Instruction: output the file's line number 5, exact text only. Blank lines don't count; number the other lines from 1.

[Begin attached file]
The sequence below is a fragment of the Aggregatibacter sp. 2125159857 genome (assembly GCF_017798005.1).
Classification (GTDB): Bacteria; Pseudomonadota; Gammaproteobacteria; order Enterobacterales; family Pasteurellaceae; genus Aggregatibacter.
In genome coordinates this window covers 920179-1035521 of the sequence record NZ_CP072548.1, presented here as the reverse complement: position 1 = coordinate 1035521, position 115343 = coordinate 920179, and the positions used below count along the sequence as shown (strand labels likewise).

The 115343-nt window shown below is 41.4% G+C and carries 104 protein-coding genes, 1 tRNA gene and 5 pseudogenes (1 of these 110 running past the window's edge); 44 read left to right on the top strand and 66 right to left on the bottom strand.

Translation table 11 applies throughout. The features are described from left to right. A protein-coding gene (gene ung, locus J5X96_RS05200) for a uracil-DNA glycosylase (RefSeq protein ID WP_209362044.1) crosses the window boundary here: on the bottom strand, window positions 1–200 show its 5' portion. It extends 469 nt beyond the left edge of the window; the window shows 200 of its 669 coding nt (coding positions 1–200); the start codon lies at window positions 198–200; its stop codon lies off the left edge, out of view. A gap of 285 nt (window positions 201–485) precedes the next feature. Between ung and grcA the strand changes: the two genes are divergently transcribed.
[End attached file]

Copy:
Translation table 11 applies throughout. The features are described from left to right. A protein-coding gene (gene ung, locus J5X96_RS05200) for a uracil-DNA glycosylase (RefSeq protein ID WP_209362044.1) crosses the window boundary here: on the bottom strand, window positions 1–200 show its 5' portion. It extends 469 nt beyond the left edge of the window; the window shows 200 of its 669 coding nt (coding positions 1–200); the start codon lies at window positions 198–200; its stop codon lies off the left edge, out of view. A gap of 285 nt (window positions 201–485) precedes the next feature. Between ung and grcA the strand changes: the two genes are divergently transcribed.